Rochester Chamber Pop Musicians Connect With Fans On Twitch | Musical features
Sabrina Nichols sat in front of a camera and computer with headphones and an acoustic guitar in her hand in the corner of a dimly lit bedroom in her Brooklyn apartment. Behind her, plants rested on a shelf, and a curious cutout of a Boxer dog face hung on the wall.
“Can anyone hear me?” ” she asked. “Is anyone up?” Is anyone listening? “
Nichols, a native Rochester musician named Shep Treasure, waited for a response in the form of a fan-written text stream that scrolled a moment later: “Yes.” “Yeah.” We hear you. ”
“Alright, let’s go,” Nichols replied and began strumming a pleasant mid-tempo song and singing softly.
Her fans responded with approval, “Woooo.” “So good.” “Hell yeah.” “Bedroom rock.”
It was a performance by Shep Treasure that was broadcast live on the Twitch video platform late in the night in July. It was raw, intimate, and what musicians and their fans expect from the medium.
If you follow the music, chances are you’ve stumbled upon a Twitch stream. While the platform has its roots in gaming, musicians are interested in it as a way to showcase their talents, boost their visibility, monetize their music, and interact with their fans.
Viewers are thrown into a streamer’s chat room where they can send Twitch emoticons (small emoji-like icons) expressing approval or annoyance, bark song requests, and receive real-time responses to comments. Sometimes the Twitch channel host posts a link to where the audience can buy the artist’s music.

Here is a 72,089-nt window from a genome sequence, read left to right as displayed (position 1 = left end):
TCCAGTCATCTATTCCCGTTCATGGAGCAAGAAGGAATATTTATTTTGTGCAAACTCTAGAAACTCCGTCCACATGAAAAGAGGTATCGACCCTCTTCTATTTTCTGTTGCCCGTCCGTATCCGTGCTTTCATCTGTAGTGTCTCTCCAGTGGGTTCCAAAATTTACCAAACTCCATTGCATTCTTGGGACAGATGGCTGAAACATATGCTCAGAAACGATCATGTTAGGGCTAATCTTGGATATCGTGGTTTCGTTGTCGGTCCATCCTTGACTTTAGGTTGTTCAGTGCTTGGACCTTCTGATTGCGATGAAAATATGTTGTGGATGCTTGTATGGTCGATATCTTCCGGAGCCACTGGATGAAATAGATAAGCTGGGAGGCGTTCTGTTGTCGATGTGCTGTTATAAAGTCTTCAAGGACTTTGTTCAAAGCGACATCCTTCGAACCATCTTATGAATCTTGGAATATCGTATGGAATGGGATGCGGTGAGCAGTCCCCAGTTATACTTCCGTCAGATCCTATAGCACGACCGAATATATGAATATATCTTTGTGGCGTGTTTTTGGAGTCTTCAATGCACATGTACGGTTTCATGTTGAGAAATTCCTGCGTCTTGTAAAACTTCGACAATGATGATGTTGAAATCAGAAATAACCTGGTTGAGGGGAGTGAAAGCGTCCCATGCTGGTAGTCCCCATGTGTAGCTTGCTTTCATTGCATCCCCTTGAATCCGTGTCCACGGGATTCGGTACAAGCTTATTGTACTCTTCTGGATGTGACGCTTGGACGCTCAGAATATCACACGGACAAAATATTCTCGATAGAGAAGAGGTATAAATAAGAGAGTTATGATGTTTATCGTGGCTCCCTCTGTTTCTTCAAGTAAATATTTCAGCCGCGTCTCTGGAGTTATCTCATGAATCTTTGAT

“Live broadcasts are cool because you can do a show for someone watching who’s from an area where almost no band is visiting,” Nichols says. “It’s also a more intimate environment, because you can read in the chat what your audience is saying and you can respond instantly. I think it’s also just a way for anyone to explore the possibilities.
Nichols is part of a new generation of “bedroom” or “DIY pop” lo-fi musicians embracing Twitch and its limits which they and their audiences believe are part of its charm. It is not uncommon, for example, for musicians to encounter technical difficulties or for their video and sound to lag behind. At the same time, these drawbacks give an air of authenticity to the performers and their acts.
Rochester artist James Keegan, who goes by name Kitchen and whose latest album, “Halloween in August,” was featured on Rolling Stone last year, performs frequently on Twitch.
If he says he enjoys the experience, he says his performances are in some ways more intimidating and overwhelming than playing live on stage, as the anonymity of the discussion board lends itself to the audience shedding its inhibitions.
“Half the time when I play a set and watch the cat, I try not to laugh when people are joking and joking,” Keegan says. “Obviously, if you were performing in a venue, you wouldn’t hear a lot of things being typed in the chat. ”
Nichols, who first played in local indie rock trio Slumbers and works as a visual artist for indie label Beggars Group, agreed the medium can be entertaining.
“It’s like someone is talking or shouting on your set in a room,” she said, “but in a nicer and more fun way then you want to interact.”
The interaction is worth it from both a PR and financial perspective.